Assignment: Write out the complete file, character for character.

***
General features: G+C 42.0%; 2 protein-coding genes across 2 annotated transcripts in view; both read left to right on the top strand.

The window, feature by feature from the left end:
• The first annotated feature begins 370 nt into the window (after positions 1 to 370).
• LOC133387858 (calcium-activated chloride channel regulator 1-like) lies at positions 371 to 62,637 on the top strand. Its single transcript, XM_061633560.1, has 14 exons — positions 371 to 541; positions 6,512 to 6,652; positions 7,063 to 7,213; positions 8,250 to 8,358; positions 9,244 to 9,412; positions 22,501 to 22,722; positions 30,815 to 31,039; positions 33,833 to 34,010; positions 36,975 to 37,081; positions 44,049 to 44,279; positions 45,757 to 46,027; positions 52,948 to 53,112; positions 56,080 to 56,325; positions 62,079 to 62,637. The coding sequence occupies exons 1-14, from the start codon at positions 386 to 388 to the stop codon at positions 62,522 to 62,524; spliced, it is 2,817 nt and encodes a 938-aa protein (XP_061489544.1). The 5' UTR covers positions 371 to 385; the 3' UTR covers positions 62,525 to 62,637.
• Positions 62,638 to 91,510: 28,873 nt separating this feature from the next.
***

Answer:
General features: G+C 42.0%; 2 protein-coding genes across 2 annotated transcripts in view; both read left to right on the top strand.

The window, feature by feature from the left end:
• The first annotated feature begins 370 nt into the window (after positions 1 to 370).
• LOC133387858 (calcium-activated chloride channel regulator 1-like) lies at positions 371 to 62,637 on the top strand. Its single transcript, XM_061633560.1, has 14 exons — positions 371 to 541; positions 6,512 to 6,652; positions 7,063 to 7,213; positions 8,250 to 8,358; positions 9,244 to 9,412; positions 22,501 to 22,722; positions 30,815 to 31,039; positions 33,833 to 34,010; positions 36,975 to 37,081; positions 44,049 to 44,279; positions 45,757 to 46,027; positions 52,948 to 53,112; positions 56,080 to 56,325; positions 62,079 to 62,637. The coding sequence occupies exons 1-14, from the start codon at positions 386 to 388 to the stop codon at positions 62,522 to 62,524; spliced, it is 2,817 nt and encodes a 938-aa protein (XP_061489544.1). The 5' UTR covers positions 371 to 385; the 3' UTR covers positions 62,525 to 62,637.
• Positions 62,638 to 91,510: 28,873 nt separating this feature from the next.